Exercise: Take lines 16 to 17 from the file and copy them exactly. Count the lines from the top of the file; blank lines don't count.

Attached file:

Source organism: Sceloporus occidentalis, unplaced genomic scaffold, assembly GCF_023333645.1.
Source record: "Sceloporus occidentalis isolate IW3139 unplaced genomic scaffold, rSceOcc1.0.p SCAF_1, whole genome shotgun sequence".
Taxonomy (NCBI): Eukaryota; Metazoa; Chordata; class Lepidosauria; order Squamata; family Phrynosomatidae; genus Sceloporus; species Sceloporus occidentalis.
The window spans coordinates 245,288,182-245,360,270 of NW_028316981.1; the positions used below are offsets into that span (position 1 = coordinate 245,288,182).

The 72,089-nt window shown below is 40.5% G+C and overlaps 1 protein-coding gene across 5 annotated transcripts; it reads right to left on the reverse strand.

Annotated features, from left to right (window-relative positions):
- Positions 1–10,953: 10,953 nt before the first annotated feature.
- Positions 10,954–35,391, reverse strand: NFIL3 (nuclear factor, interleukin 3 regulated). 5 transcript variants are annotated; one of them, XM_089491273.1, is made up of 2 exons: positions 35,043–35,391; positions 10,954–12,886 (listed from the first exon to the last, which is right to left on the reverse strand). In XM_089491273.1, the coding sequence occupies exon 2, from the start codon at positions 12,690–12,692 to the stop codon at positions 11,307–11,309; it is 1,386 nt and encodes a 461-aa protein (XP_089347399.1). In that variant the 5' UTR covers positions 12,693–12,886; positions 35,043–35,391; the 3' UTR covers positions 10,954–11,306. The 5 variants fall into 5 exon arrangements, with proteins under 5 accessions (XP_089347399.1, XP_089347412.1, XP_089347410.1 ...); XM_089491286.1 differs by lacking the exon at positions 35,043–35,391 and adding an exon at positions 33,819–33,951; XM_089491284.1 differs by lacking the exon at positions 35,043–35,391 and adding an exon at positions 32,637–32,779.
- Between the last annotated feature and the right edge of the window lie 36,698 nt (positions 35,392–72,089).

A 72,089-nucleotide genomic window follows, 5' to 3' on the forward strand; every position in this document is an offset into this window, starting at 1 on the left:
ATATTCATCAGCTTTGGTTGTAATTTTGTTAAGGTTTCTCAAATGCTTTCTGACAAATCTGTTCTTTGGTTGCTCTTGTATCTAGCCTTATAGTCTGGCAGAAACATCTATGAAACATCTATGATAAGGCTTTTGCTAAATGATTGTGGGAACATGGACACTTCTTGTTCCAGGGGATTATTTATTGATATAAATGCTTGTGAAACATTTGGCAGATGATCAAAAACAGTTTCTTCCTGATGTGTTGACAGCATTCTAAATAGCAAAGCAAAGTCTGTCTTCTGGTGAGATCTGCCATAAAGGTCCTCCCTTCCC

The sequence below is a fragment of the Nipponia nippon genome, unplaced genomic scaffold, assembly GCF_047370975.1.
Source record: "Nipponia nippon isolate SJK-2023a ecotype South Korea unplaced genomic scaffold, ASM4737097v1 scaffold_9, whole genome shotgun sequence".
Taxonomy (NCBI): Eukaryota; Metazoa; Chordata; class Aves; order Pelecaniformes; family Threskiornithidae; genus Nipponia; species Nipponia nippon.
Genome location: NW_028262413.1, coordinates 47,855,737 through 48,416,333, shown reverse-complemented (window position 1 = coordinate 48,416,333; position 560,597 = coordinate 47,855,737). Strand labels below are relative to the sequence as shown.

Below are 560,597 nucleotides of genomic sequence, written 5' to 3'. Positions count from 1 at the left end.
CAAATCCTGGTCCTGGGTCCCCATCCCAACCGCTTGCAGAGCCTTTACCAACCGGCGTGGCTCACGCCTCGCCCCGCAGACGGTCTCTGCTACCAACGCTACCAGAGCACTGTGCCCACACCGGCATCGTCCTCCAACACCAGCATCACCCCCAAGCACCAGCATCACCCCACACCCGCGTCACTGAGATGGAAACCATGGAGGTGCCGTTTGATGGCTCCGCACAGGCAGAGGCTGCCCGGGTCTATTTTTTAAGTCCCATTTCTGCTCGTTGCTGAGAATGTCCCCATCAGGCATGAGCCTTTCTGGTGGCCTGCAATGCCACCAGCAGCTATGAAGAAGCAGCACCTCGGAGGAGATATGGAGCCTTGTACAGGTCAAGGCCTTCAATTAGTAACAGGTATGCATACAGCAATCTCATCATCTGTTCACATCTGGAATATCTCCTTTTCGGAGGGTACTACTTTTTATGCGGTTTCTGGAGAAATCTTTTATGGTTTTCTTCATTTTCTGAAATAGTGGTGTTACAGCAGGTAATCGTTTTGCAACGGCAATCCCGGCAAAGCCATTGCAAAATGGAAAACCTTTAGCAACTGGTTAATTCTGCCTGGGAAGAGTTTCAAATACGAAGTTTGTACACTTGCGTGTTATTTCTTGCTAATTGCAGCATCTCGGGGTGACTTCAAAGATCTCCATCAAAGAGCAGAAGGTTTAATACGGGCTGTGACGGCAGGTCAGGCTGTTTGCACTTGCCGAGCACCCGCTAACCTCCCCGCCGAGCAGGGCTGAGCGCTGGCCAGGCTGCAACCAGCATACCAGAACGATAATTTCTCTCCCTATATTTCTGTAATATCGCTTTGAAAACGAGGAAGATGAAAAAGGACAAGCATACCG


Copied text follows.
Below are 560,597 nucleotides of genomic sequence, written 5' to 3'. Positions count from 1 at the left end.
CAAATCCTGGTCCTGGGTCCCCATCCCAACCGCTTGCAGAGCCTTTACCAACCGGCGTGGCTCACGCCTCGCCCCGCAGACGGTCTCTGCTACCAACGCTACCAGAGCACTGTGCCCACACCGGCATCGTCCTCCAACACCAGCATCACCCCCAAGCACCAGCATCACCCCACACCCGCGTCACTGAGATGGAAACCATGGAGGTGCCGTTTGATGGCTCCGCACAGGCAGAGGCTGCCCGGGTCTATTTTTTAAGTCCCATTTCTGCTCGTTGCTGAGAATGTCCCCATCAGGCATGAGCCTTTCTGGTGGCCTGCAATGCCACCAGCAGCTATGAAGAAGCAGCACCTCGGAGGAGATATGGAGCCTTGTACAGGTCAAGGCCTTCAATTAGTAACAGGTATGCATACAGCAATCTCATCATCTGTTCACATCTGGAATATCTCCTTTTCGGAGGGTACTACTTTTTATGCGGTTTCTGGAGAAATCTTTTATGGTTTTCTTCATTTTCTGAAATAGTGGTGTTACAGCAGGTAATCGTTTTGCAACGGCAATCCCGGCAAAGCCATTGCAAAATGGAAAACCTTTAGCAACTGGTTAATTCTGCCTGGGAAGAGTTTCAAATACGAAGTTTGTACACTTGCGTGTTATTTCTTGCTAATTGCAGCATCTCGGGGTGACTTCAAAGATCTCCATCAAAGAGCAGAAGGTTTAATACGGGCTGTGACGGCAGGTCAGGCTGTTTGCACTTGCCGAGCACCCGCTAACCTCCCCGCCGAGCAGGGCTGAGCGCTGGCCAGGCTGCAACCAGCATACCAGAACGATAATTTCTCTCCCTATATTTCTGTAATATCGCTTTGAAAACGAGGAAGATGAAAAAGGACAAGCATACCG